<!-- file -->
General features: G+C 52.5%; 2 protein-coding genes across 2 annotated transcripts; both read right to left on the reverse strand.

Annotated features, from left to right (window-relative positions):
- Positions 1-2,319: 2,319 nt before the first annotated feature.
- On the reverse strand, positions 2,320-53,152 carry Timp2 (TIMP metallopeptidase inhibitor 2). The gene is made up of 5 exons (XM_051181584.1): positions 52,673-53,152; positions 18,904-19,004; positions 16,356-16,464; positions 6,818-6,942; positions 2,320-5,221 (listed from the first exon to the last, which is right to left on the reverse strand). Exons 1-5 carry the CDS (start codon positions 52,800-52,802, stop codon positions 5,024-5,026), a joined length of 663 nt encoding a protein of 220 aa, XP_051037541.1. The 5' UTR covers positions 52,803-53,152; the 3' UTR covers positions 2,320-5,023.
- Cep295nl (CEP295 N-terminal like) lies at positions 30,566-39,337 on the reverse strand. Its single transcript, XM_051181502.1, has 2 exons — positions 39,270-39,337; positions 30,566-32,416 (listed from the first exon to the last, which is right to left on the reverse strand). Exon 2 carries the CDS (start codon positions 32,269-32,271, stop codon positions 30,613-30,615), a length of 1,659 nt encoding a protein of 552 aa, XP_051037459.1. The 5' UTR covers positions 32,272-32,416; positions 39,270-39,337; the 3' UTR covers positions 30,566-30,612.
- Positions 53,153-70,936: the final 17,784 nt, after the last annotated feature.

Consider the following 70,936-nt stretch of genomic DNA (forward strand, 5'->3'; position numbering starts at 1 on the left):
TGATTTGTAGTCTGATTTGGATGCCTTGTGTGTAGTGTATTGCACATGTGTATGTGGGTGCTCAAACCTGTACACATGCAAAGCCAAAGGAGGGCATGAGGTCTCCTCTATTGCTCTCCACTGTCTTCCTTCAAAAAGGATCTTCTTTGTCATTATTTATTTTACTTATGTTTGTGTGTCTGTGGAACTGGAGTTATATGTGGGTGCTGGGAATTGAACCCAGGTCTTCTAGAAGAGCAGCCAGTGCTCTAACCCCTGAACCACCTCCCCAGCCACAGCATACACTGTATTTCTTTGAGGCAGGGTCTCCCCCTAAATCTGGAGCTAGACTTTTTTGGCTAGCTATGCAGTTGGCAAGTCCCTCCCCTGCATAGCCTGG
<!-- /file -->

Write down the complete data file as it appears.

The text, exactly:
General features: G+C 52.5%; 2 protein-coding genes across 2 annotated transcripts; both read right to left on the reverse strand.

Annotated features, from left to right (window-relative positions):
- Positions 1-2,319: 2,319 nt before the first annotated feature.
- On the reverse strand, positions 2,320-53,152 carry Timp2 (TIMP metallopeptidase inhibitor 2). The gene is made up of 5 exons (XM_051181584.1): positions 52,673-53,152; positions 18,904-19,004; positions 16,356-16,464; positions 6,818-6,942; positions 2,320-5,221 (listed from the first exon to the last, which is right to left on the reverse strand). Exons 1-5 carry the CDS (start codon positions 52,800-52,802, stop codon positions 5,024-5,026), a joined length of 663 nt encoding a protein of 220 aa, XP_051037541.1. The 5' UTR covers positions 52,803-53,152; the 3' UTR covers positions 2,320-5,023.
- Cep295nl (CEP295 N-terminal like) lies at positions 30,566-39,337 on the reverse strand. Its single transcript, XM_051181502.1, has 2 exons — positions 39,270-39,337; positions 30,566-32,416 (listed from the first exon to the last, which is right to left on the reverse strand). Exon 2 carries the CDS (start codon positions 32,269-32,271, stop codon positions 30,613-30,615), a length of 1,659 nt encoding a protein of 552 aa, XP_051037459.1. The 5' UTR covers positions 32,272-32,416; positions 39,270-39,337; the 3' UTR covers positions 30,566-30,612.
- Positions 53,153-70,936: the final 17,784 nt, after the last annotated feature.

Consider the following 70,936-nt stretch of genomic DNA (forward strand, 5'->3'; position numbering starts at 1 on the left):
TGATTTGTAGTCTGATTTGGATGCCTTGTGTGTAGTGTATTGCACATGTGTATGTGGGTGCTCAAACCTGTACACATGCAAAGCCAAAGGAGGGCATGAGGTCTCCTCTATTGCTCTCCACTGTCTTCCTTCAAAAAGGATCTTCTTTGTCATTATTTATTTTACTTATGTTTGTGTGTCTGTGGAACTGGAGTTATATGTGGGTGCTGGGAATTGAACCCAGGTCTTCTAGAAGAGCAGCCAGTGCTCTAACCCCTGAACCACCTCCCCAGCCACAGCATACACTGTATTTCTTTGAGGCAGGGTCTCCCCCTAAATCTGGAGCTAGACTTTTTTGGCTAGCTATGCAGTTGGCAAGTCCCTCCCCTGCATAGCCTGG